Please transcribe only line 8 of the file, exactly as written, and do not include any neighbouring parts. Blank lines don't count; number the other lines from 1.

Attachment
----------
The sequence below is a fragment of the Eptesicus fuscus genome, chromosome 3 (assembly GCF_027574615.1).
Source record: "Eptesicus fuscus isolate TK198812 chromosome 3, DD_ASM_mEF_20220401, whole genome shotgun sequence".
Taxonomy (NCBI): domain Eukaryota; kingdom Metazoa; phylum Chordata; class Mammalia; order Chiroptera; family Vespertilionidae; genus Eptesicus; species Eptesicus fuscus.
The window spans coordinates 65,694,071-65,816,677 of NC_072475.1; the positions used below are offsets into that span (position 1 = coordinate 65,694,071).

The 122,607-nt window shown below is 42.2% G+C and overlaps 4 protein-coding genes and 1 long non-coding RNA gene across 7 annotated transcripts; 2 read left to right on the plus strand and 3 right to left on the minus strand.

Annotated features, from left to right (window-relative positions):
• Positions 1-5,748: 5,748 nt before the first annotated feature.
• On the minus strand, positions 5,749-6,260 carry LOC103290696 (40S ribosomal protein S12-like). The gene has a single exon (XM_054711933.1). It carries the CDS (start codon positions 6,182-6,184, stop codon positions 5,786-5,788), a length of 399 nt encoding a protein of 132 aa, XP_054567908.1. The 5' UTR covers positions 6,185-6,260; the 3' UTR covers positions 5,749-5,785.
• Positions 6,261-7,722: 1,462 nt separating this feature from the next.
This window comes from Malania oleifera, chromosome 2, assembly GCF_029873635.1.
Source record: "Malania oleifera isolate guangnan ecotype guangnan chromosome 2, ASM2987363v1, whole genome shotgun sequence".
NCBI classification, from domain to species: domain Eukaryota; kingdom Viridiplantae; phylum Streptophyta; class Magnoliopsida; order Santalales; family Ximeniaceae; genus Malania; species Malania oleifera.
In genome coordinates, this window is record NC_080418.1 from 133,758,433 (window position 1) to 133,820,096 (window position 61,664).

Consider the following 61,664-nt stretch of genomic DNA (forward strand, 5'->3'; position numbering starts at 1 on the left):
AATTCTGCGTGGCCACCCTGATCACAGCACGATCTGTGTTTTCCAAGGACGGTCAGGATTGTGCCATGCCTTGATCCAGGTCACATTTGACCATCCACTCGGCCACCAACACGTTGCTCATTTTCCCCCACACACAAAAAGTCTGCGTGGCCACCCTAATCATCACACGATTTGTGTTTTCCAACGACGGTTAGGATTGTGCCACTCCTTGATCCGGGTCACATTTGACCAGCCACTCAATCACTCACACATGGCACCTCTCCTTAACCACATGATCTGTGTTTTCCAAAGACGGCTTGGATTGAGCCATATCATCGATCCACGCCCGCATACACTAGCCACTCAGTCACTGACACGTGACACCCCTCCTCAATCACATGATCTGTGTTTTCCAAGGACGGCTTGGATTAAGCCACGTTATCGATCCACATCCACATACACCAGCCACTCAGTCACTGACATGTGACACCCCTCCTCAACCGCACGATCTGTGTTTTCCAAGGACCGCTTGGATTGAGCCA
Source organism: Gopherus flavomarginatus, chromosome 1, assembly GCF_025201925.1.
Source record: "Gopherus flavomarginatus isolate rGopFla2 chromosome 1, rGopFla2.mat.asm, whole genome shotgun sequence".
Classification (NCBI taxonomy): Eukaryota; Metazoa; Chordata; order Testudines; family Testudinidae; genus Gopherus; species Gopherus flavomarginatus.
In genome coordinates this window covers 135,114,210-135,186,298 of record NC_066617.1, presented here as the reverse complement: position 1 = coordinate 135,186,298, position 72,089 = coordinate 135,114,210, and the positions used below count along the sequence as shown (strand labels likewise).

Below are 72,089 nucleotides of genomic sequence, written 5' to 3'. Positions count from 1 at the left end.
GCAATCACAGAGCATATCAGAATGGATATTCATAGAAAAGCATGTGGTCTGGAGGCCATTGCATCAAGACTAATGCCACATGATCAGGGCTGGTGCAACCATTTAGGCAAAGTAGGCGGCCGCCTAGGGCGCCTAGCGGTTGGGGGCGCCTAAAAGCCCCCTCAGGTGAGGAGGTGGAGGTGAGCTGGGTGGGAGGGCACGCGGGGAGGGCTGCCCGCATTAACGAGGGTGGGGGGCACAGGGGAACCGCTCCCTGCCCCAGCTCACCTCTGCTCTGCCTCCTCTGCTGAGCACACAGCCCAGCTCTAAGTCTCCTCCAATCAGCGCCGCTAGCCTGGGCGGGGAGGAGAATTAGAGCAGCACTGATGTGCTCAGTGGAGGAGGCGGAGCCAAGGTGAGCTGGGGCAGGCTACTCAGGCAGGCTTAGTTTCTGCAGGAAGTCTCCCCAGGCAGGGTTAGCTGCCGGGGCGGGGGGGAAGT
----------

• On the minus strand, positions 5,749-6,260 carry LOC103290696 (40S ribosomal protein S12-like). The gene has a single exon (XM_054711933.1). It carries the CDS (start codon positions 6,182-6,184, stop codon positions 5,786-5,788), a length of 399 nt encoding a protein of 132 aa, XP_054567908.1. The 5' UTR covers positions 6,185-6,260; the 3' UTR covers positions 5,749-5,785.